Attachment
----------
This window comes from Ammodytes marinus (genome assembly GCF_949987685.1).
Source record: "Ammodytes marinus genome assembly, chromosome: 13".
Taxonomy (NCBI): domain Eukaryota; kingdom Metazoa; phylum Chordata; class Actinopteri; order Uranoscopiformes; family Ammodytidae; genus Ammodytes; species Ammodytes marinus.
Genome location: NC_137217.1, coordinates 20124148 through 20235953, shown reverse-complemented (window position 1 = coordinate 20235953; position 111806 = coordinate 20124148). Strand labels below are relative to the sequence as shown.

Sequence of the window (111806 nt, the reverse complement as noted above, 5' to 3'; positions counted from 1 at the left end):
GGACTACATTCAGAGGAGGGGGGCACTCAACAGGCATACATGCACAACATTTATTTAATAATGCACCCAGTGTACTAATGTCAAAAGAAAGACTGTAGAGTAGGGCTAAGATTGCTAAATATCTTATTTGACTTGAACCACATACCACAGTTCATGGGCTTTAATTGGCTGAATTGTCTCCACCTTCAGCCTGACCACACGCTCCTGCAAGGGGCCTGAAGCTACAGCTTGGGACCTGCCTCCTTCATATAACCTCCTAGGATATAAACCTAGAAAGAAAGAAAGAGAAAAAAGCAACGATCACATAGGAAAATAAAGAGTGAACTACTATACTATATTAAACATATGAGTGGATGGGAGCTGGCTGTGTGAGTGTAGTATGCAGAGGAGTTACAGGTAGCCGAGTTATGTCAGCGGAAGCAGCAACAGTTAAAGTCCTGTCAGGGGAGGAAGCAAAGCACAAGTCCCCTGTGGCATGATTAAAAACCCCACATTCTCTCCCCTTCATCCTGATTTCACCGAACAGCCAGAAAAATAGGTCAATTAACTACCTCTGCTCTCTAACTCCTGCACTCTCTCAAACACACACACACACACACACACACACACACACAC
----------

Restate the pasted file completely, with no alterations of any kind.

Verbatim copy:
This window comes from Ammodytes marinus (genome assembly GCF_949987685.1).
Source record: "Ammodytes marinus genome assembly, chromosome: 13".
Taxonomy (NCBI): domain Eukaryota; kingdom Metazoa; phylum Chordata; class Actinopteri; order Uranoscopiformes; family Ammodytidae; genus Ammodytes; species Ammodytes marinus.
Genome location: NC_137217.1, coordinates 20124148 through 20235953, shown reverse-complemented (window position 1 = coordinate 20235953; position 111806 = coordinate 20124148). Strand labels below are relative to the sequence as shown.

Sequence of the window (111806 nt, the reverse complement as noted above, 5' to 3'; positions counted from 1 at the left end):
GGACTACATTCAGAGGAGGGGGGCACTCAACAGGCATACATGCACAACATTTATTTAATAATGCACCCAGTGTACTAATGTCAAAAGAAAGACTGTAGAGTAGGGCTAAGATTGCTAAATATCTTATTTGACTTGAACCACATACCACAGTTCATGGGCTTTAATTGGCTGAATTGTCTCCACCTTCAGCCTGACCACACGCTCCTGCAAGGGGCCTGAAGCTACAGCTTGGGACCTGCCTCCTTCATATAACCTCCTAGGATATAAACCTAGAAAGAAAGAAAGAGAAAAAAGCAACGATCACATAGGAAAATAAAGAGTGAACTACTATACTATATTAAACATATGAGTGGATGGGAGCTGGCTGTGTGAGTGTAGTATGCAGAGGAGTTACAGGTAGCCGAGTTATGTCAGCGGAAGCAGCAACAGTTAAAGTCCTGTCAGGGGAGGAAGCAAAGCACAAGTCCCCTGTGGCATGATTAAAAACCCCACATTCTCTCCCCTTCATCCTGATTTCACCGAACAGCCAGAAAAATAGGTCAATTAACTACCTCTGCTCTCTAACTCCTGCACTCTCTCAAACACACACACACACACACACACACACACACACAC